This year, we also wanted to find out if the football environment is menstrual cycle friendly. If the environment doesn't have a toilet for a player to change their used tampon, or water for them to wash, or a disposal bin, these are all things that affect thirty other people around a squad. We're asking players: do you have water to wash your hands? Do you have a toilet with a door with a lock? Do you have privacy? Do you have safety when you're changing? All those things, FIFA can do something about, and at a MA level, MAs can do something. This is a conversation that can also help with future sponsors. Do you want to sponsor a women's team? Well, players need bathrooms, they need bins to throw away their used sanitary pads. How do we know? Because we asked them, and they told us that they don't have them.

Dr. Nonhlanhla S. Mkumbuzi during the FIFA Women's Football Convention

What positive examples - when it comes to female health and research - would you highlight?

I think we are headed in the right direction. I recently came from Kenya where I was conducting a physio workshop. I would use that as a perfect example of female athlete health being safeguarded. Here was a Federation and the women's football division making the conscious effort that they are going to train physiotherapists and train the people who take care of athletes. Making a conscious effort of prepping and capacitating their medics; the people who look after female athletes, with education. I think that was very commendable.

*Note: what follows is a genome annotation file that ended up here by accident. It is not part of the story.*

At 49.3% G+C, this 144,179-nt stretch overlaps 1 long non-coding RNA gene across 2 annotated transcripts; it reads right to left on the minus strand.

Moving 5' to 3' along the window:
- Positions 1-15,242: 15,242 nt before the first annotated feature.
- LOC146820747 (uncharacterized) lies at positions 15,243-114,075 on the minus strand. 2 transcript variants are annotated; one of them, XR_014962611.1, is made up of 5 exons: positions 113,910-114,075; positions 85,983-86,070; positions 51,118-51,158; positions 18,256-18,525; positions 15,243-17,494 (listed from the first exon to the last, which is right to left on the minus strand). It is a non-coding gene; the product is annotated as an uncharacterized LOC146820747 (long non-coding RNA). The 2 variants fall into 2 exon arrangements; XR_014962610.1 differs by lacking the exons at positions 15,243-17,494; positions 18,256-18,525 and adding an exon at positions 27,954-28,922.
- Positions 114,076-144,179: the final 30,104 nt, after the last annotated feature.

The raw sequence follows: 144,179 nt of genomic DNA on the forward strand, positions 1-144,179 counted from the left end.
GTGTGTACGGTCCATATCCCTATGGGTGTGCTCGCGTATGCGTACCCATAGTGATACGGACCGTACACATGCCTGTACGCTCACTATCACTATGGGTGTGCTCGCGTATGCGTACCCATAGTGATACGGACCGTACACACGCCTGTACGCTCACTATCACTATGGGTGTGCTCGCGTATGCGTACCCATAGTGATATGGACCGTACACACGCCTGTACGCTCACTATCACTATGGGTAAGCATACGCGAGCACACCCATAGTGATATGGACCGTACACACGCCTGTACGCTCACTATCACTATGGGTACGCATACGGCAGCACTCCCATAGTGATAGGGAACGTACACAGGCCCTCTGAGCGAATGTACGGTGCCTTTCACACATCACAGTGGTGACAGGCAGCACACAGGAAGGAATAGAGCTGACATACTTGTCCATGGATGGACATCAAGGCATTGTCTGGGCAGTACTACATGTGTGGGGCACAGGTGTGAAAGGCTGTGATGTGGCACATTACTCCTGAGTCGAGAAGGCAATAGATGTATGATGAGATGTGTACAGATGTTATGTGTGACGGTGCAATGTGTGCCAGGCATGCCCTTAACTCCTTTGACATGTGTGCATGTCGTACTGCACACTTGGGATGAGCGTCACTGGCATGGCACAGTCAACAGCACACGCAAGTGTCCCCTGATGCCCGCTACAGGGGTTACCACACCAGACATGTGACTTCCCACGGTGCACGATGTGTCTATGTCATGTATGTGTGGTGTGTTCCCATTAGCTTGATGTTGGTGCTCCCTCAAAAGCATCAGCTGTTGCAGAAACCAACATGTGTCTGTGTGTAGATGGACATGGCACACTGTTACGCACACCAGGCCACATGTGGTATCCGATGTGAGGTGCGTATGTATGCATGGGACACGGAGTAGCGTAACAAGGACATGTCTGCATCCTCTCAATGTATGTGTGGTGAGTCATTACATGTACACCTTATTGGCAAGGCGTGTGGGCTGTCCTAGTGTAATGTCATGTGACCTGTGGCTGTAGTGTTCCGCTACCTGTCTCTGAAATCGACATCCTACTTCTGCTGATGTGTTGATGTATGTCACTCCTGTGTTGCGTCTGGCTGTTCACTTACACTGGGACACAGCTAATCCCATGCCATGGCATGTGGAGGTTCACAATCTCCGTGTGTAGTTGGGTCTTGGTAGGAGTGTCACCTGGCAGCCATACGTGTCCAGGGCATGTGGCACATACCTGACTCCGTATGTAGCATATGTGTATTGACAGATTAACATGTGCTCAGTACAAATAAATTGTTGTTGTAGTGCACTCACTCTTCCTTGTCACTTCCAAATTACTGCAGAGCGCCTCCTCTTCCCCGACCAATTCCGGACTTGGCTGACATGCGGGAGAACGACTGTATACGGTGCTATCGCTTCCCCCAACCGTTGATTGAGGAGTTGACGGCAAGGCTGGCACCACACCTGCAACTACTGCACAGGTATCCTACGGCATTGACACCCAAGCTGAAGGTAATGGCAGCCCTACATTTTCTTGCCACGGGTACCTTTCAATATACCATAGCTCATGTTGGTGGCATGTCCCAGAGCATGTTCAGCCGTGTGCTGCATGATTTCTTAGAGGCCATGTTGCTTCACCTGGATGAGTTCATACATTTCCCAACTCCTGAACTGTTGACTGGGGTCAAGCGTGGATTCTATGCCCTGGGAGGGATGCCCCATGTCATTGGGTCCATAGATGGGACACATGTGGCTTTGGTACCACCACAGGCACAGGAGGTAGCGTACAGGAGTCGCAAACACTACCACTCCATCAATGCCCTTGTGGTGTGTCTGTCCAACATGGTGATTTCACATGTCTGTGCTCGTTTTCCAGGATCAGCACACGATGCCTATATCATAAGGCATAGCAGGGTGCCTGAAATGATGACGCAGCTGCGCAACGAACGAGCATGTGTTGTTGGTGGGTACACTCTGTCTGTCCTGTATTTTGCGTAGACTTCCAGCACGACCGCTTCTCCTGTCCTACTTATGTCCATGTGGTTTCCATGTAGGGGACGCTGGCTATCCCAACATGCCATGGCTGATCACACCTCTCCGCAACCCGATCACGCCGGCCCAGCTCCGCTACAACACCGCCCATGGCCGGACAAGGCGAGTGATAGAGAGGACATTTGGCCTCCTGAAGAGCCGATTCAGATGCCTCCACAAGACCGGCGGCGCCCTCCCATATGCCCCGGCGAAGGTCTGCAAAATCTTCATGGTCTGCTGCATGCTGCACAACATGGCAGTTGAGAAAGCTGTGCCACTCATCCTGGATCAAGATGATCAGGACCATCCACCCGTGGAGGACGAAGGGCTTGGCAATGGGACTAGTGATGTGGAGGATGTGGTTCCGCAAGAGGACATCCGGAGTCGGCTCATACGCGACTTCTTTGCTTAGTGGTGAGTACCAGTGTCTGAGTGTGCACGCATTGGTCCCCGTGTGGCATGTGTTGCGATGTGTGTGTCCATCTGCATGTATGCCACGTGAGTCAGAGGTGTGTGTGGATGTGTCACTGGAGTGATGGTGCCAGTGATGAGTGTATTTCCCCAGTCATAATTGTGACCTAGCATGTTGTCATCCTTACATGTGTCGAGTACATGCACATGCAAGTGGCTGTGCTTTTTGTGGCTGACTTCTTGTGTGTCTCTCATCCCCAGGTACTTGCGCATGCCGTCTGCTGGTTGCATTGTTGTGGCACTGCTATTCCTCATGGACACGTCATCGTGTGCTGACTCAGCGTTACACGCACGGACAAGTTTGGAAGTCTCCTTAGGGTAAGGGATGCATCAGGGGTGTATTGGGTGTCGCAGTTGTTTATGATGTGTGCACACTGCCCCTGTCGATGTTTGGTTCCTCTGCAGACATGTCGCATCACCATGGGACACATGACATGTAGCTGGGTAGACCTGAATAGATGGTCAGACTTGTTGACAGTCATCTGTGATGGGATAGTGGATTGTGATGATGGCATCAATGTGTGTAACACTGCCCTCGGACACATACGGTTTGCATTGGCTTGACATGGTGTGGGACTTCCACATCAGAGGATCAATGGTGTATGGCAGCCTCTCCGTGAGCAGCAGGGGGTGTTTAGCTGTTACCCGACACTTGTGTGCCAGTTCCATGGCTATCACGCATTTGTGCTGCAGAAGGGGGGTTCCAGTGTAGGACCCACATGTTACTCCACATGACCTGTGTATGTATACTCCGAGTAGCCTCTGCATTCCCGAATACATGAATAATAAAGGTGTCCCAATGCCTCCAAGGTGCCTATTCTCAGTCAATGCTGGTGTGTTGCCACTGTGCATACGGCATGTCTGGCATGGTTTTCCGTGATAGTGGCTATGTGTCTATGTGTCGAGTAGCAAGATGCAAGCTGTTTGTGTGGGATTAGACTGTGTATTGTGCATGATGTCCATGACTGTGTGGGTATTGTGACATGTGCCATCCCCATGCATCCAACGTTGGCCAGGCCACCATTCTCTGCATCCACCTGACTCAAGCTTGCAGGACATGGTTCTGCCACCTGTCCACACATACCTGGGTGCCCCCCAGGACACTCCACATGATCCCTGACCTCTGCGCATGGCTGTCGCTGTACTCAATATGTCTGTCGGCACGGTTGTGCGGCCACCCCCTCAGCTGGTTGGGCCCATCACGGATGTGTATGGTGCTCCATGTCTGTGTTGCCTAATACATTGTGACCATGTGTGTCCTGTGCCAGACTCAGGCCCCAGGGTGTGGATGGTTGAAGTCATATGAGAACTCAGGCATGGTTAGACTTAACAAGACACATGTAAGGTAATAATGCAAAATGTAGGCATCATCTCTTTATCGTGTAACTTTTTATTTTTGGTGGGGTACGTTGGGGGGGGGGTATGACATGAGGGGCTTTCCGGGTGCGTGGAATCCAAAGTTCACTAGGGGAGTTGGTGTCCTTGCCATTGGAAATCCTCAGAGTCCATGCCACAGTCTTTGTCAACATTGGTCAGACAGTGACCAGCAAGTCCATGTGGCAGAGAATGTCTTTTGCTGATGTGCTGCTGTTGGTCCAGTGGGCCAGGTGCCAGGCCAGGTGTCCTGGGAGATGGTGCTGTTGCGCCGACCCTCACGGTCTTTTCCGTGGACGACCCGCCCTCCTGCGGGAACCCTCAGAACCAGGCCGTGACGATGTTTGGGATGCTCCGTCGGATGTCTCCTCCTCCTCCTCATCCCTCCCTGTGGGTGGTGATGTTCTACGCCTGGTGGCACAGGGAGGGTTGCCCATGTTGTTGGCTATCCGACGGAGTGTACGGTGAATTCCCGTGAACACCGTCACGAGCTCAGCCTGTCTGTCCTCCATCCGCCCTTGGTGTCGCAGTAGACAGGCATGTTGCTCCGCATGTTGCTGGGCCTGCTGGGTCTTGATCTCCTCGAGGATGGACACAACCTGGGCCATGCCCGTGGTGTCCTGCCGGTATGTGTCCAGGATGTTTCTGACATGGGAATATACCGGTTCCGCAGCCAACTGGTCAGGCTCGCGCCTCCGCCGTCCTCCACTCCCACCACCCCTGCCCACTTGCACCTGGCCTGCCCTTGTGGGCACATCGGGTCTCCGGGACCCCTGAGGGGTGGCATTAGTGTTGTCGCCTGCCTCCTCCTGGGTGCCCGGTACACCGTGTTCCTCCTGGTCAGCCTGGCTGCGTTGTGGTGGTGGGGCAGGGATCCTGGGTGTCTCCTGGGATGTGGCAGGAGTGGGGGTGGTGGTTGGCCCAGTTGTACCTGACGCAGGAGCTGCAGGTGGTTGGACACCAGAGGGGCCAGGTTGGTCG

The Menstrual Cycle's Impact on Performance: A Focus on Evidence

• 95% of players experience daily menstrual cycle symptoms. • 1 in 3 players have adjusted training due to symptoms. • 66% feel symptoms affect their performance. • 90% of players do not communicate menstrual cycle issues with coaches. • 41% of players have encountered heavy bleeding. • 85% perceive insufficient menstrual cycle knowledge. • 42-47.1% of athletes use hormonal contraception, and 45% use analgesics for menstrual symptoms. Source: FIFA Women’s Health, Wellbeing, and Performance Project

Women's Football